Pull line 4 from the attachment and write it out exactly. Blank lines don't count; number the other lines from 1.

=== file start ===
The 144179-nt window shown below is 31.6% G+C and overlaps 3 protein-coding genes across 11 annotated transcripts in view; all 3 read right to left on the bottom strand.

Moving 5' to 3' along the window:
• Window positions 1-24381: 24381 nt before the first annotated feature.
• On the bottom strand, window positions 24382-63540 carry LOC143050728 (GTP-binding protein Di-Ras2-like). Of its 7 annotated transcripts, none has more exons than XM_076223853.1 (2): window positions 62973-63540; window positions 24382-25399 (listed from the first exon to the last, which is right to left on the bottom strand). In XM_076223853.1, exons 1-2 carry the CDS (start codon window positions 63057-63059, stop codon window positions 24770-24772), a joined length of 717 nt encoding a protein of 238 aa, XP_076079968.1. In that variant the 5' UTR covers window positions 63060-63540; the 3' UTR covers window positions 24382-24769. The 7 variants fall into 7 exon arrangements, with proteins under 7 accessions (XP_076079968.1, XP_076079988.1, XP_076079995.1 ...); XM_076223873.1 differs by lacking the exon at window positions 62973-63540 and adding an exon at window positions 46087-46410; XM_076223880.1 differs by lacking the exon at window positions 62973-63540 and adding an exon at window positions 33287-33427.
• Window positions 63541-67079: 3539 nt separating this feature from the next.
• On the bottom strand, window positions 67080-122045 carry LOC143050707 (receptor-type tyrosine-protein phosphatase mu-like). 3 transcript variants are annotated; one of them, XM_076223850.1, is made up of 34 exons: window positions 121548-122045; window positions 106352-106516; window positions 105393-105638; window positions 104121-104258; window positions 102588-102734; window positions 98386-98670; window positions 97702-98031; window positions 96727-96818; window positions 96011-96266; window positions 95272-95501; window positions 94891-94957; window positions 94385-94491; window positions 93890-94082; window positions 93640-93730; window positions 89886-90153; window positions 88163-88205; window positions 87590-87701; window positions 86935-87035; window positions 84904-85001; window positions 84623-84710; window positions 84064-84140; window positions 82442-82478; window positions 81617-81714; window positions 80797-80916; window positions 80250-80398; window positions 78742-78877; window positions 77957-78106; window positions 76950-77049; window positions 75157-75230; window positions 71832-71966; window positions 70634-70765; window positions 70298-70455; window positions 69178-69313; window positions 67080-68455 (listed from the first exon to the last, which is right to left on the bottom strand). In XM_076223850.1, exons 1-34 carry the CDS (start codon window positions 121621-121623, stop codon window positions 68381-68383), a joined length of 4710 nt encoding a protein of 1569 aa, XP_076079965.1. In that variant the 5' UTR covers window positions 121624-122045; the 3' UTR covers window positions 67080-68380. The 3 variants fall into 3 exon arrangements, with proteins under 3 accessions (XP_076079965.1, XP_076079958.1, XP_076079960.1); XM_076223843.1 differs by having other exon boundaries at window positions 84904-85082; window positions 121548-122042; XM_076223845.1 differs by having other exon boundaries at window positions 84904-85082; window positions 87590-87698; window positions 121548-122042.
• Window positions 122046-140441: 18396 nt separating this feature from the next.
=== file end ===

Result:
• On the bottom strand, window positions 24382-63540 carry LOC143050728 (GTP-binding protein Di-Ras2-like). Of its 7 annotated transcripts, none has more exons than XM_076223853.1 (2): window positions 62973-63540; window positions 24382-25399 (listed from the first exon to the last, which is right to left on the bottom strand). In XM_076223853.1, exons 1-2 carry the CDS (start codon window positions 63057-63059, stop codon window positions 24770-24772), a joined length of 717 nt encoding a protein of 238 aa, XP_076079968.1. In that variant the 5' UTR covers window positions 63060-63540; the 3' UTR covers window positions 24382-24769. The 7 variants fall into 7 exon arrangements, with proteins under 7 accessions (XP_076079968.1, XP_076079988.1, XP_076079995.1 ...); XM_076223873.1 differs by lacking the exon at window positions 62973-63540 and adding an exon at window positions 46087-46410; XM_076223880.1 differs by lacking the exon at window positions 62973-63540 and adding an exon at window positions 33287-33427.